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dc.creatorSiles González, Ignacio
dc.date.accessioned2018-07-04T17:03:07Z
dc.date.available2018-07-04T17:03:07Z
dc.date.issued2014-06
dc.identifier.urihttp://hdl.handle.net/10669/75155
dc.description.abstractThe World Wide Web has turned into an important means to share voice, that is, the narratives through which individuals give a public account of their lives. This dissertation analyzes how this key cultural process came into being and discusses some of its main implications. To this end, it studies one specific technology of subjectivity that embodies this process in fundamental ways: the blog. This dissertation examines the processes that have shaped practices of subjectivity on the Web in two countries (the United States and France) from the mid-1990s to the early years of the 2010s. The focus is on three processes: the emergence of the blog; its constitution into a means for intervening in the public sphere and a commodity; and the identity crises triggered by the rise of novel media technologies (such as “microblogging”) designed to replace or extend it. A theoretical framework is developed that makes four analytic contributions: (a) it considers media technologies as assemblages of both textual meaning and material artifacts; (b) it analyzes both the production and use of media technologies; (c) it adopts a process-orientation to make sense of the temporal development of the Web; and (d) it implements a comparative approach to identify the similarities and differences between the cases under study. Drawing on interviews with key actors, content and artifact analyses of websites, traditional archival research, and online archival research, this dissertation examines how users and software developers have enacted particular notions of the self, conceived the publicness of their Web appropriation and development practices, and built and utilized media technologies such as websites and software programs to these ends. The analysis reveals that the cultural identity of blogging as a practice of subjectivity in these two countries is neither inevitable nor neutral. In the United States, particular liberal notions and neoliberal assumptions have informed the imaginary surrounding blogs in crucial ways. The study also shows how and why actors in France have gradually abandoned traditional makers of exceptionalism that were key in the development of the country’s national identity and favored notions that characterize the United States instead.es_ES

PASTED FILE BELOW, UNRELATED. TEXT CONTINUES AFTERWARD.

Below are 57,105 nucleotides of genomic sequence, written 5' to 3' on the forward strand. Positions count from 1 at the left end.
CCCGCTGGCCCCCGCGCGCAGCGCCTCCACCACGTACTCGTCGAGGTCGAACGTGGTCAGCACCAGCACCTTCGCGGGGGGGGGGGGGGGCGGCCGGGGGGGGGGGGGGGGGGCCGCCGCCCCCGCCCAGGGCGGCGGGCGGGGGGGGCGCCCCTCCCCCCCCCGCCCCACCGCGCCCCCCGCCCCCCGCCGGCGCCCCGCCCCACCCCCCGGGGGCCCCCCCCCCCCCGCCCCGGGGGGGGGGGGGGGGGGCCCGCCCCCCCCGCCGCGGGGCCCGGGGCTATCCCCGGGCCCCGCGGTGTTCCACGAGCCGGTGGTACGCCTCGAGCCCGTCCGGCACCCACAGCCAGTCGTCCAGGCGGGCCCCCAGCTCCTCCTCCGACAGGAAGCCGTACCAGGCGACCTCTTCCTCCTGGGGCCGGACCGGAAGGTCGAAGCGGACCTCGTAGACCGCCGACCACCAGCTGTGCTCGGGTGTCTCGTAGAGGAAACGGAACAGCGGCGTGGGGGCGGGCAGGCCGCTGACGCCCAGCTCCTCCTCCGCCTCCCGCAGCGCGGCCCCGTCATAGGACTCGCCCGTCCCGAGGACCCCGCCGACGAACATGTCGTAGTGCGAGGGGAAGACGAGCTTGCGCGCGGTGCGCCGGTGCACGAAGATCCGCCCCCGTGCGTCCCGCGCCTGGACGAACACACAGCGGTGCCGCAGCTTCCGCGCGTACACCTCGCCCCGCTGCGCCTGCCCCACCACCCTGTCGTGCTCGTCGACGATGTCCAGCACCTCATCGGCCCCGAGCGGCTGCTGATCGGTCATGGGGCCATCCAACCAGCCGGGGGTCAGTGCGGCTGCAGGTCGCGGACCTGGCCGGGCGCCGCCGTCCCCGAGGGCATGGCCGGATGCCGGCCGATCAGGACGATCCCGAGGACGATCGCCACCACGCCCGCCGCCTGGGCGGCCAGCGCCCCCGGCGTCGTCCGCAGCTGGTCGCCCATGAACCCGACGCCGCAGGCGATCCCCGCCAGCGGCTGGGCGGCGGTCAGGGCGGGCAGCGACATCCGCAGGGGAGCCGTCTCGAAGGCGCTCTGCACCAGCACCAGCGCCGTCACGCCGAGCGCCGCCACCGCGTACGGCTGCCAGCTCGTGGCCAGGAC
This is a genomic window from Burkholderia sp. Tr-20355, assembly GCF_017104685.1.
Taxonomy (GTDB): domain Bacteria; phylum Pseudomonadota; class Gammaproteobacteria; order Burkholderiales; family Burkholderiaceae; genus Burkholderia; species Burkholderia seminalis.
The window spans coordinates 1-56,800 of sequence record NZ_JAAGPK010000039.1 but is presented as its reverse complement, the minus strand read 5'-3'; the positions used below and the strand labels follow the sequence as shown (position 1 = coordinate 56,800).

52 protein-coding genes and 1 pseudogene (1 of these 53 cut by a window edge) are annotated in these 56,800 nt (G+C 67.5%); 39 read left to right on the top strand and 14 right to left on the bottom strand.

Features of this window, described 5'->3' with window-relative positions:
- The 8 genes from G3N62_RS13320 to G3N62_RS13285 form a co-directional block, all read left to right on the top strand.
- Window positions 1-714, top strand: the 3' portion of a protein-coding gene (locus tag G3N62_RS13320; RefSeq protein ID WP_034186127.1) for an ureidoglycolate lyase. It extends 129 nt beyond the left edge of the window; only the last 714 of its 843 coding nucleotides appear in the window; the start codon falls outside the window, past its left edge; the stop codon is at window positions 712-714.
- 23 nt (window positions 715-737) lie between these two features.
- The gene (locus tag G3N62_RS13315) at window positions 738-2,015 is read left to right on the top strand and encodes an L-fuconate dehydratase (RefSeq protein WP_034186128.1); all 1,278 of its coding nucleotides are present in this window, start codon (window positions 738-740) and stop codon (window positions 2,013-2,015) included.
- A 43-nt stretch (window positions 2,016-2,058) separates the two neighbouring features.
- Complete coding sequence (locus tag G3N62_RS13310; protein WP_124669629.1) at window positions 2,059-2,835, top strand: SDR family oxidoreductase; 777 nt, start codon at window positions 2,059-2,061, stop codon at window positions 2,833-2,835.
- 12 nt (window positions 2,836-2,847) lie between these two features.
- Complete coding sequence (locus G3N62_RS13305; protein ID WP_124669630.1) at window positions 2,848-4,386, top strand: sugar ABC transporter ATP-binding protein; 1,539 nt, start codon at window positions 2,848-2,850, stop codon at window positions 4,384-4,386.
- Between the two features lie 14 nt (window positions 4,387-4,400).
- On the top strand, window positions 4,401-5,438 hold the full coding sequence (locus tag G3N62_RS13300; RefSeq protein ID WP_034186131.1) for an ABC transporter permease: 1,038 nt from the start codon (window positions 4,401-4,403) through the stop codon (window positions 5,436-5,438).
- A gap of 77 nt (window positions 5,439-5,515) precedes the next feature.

dc.language.isoen_USes_ES
dc.sourceEvanston, Illinois: Northwestern Universityes_ES
dc.subjectUnited Stateses_ES
dc.subjectFrancees_ES
dc.subjectBlogses_ES
dc.subjectWorld Wide Webes_ES
dc.subject004.678 Internetes_ES
dc.titleVoicing the Web: The Trajectories of Blogging in the United States and Francees_ES
dc.typeinfo:eu-repo/semantics/doctoralThesises_ES
dc.description.procedenceUCR::Investigación::Unidades de Investigación::Ciencias Sociales::Centro de Investigación en Comunicación (CICOM)es_ES


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